Galicia, where the shepherd found the bones, is the land west of Asturias. I had supposed that the “Gal” in its name is the same element as in those of other Celtic lands and peoples – Galatia, Gaul (Gallia), Wales (“Pays de Galles” in French), the Gaels of Ireland and Scotland. Actually it was from a Celtic tribe called Gallaeci. (Another Galicia appears on old maps of Europe, along the southern edge of Poland, but this name was merely an invention based on a town called Halych.) Like Asturias and the other districts along the north – Cantabria, Navarre, Aragón, and Catalonia – Galicia pushed southward against the Muslims; its southern extension became Portugal. The history of all these units is complicated (Galicia was at times a kingdom, and it was an independent republic for a few hours of 27 June 1931) and so is the politics of its language, Galego. Officially it is a separate language; opponents say it is a dialect of Portuguese, and I suspect they’re right. Learning some of it easy, because many public signs are given in Galego, English, and Castilian (Spanish). For el, la, de los, de las you see o, a, dos, das; for puerta, porta; for ocho, oito; for iglesia, igreixa.
We decided to get along the coast by bus, pausing in the old Asturian capital Oviedo (whose cathedral claims to be the original beginning of the Camino), and take the English Way. We started from the port called Corunna in English accounts of naval battles – properly A Coruña, “The Coruña,” though nobody knows what that means; an old guess was that it meant “The Groyne” or breakwater. The city is on a rambling peninsula, and for the first five hours out of it we had to guess our direction along diverging highways and overpasses, with none of the cockleshell signs that were supposed to mark the route, until at last we turned out of roaring traffic down a white shingly path to a bridge over a stream. That’s how the Camino is. It is a linkage of ordinary roads, and country lanes, and logging roads and bridleways, and paths that slip off through woods and up hills and sometimes narrow to slits between banks of fern, bramble, broom, and foxglove.
Some places have made charming use of the Way: a bench for weary walkers, a stretch converted to friendly paving-stones beside a country chapel; as the Way comes into Sigüeiro (after the most boring stretch through industrial estates) it winds across woodland bridges and through a children’s playground. In Pontevedra (out along the southern route), bronze letters inlaid in the surface say vindo:de:portugal:ian:a:santiago; and there is an excavated Roman fort beside an earlier road, and a convent founded by no less a pilgrim than St. Francis of Assisi. In a curve of sidewalk just before you cross the street that rings central Santiago, these mottoes are engraved about a yard apart (you step over first the German, then Italian, French, English, Spanish, Galician):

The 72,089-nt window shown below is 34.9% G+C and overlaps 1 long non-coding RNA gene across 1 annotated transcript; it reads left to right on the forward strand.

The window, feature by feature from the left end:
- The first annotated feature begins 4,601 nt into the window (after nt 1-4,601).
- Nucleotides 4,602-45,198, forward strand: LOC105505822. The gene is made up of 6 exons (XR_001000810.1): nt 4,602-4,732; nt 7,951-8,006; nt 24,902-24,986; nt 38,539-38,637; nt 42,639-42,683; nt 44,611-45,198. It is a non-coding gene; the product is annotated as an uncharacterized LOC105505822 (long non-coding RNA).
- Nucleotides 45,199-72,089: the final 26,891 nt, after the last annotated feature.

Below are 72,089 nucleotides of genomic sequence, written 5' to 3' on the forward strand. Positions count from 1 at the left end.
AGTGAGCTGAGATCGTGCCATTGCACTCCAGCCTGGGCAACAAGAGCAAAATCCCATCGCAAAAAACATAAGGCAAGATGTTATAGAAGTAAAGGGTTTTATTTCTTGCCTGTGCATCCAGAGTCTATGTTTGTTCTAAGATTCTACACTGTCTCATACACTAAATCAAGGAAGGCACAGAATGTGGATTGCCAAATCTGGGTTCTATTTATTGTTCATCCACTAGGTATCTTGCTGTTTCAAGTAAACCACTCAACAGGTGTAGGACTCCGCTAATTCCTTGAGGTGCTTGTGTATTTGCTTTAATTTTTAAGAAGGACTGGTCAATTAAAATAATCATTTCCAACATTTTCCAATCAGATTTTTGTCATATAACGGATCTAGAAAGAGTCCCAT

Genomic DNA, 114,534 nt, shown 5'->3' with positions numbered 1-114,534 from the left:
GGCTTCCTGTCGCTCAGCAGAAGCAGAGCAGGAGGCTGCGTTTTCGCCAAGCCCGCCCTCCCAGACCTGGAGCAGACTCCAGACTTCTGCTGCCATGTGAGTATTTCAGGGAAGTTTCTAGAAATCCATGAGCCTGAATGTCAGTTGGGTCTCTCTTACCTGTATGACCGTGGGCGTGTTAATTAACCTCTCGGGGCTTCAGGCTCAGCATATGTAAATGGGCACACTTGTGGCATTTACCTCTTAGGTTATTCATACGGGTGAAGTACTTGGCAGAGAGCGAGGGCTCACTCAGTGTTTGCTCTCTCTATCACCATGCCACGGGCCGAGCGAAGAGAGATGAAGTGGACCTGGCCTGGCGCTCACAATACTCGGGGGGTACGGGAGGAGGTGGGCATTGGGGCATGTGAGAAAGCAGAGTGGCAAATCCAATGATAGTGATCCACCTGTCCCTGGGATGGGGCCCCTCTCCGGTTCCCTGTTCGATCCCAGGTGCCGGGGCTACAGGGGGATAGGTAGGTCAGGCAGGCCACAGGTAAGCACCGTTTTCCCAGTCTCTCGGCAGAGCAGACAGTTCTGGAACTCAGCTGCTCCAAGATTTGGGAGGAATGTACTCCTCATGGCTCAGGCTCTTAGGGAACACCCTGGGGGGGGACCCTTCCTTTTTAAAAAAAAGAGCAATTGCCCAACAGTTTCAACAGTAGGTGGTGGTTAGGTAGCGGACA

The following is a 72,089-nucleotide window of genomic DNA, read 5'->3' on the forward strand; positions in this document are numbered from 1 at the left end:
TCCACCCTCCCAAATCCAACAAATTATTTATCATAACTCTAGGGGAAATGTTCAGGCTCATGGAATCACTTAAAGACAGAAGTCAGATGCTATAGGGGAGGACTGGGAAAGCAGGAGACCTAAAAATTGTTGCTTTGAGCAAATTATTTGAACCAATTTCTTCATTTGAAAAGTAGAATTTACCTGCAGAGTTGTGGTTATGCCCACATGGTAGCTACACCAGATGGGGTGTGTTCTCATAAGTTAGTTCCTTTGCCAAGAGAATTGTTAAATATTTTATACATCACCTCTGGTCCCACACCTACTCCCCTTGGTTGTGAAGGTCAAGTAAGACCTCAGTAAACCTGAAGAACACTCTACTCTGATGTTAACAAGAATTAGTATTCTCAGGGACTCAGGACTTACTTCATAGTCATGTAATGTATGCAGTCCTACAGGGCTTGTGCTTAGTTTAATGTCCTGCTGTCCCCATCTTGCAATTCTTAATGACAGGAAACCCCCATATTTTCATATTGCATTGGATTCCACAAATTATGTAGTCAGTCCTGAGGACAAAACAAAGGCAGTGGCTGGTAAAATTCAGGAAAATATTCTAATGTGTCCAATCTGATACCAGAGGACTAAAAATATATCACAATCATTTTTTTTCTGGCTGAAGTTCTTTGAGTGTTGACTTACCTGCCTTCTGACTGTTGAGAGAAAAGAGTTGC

Europa fíxose peregrinando a Compostela
Europa se hizo peregrinando a Compostela
L’Europe s’est faite grâce au pèlerinage à Compostelle
Europe was made on the pilgrim road to Compostela
L’Europa e nata in pellegrinaggio a Compostela
Europa ist auf der Pilgerschaft geboren
The yellow cockleshell waymarks, also yellow arrows painted on the road or on posts, trees, or walls, often come when they are needed but often not – once we were a few miles off course until helped back by a friendly driver. Pilgrims sewed cockleshells to their cloaks. Why is this mollusc the symbol of Saint James? There are stories, one of which is that the shell’s radiating grooves are like a map of the Camino.
[picture of cockleshell]
The English Way takes only three days, so we didn’t make the hundred kilometers to qualify for a certificate. (In earlier centuries the reward was an Indulgence from sins.) Santiago turned out to be another dismayingly huge city, though with a dense old core, all of stone and paved with stone. I walked a last bit barefoot in memory of the times when my soles were tougher and I walked like that the length of South Carolina. The route slips in through the side of a plaza with a statue of Cervantes (which became our reference point in the mazy city) to the north door of the cathedral.
Around the cathedral are several plazas, where jubilant groups of pilgrims or schoolchildren chant or dance. Among those we met were a gentleman from Chicago who had walked the whole Camino Francés, 49 days, and Catalan cyclists who had done the same in eight days. The cathedral is confusing because it is encrusted around by other buildings, and can be entered from several directions but not the usual west. The interior is cruciform, as in most large churches of this religion with its fixation on a ghastly execution. The two arms of the cross, the transepts, are huge, the size of churches themselves, and this enables a wild spectacle at the weekly Mass for pilgrims.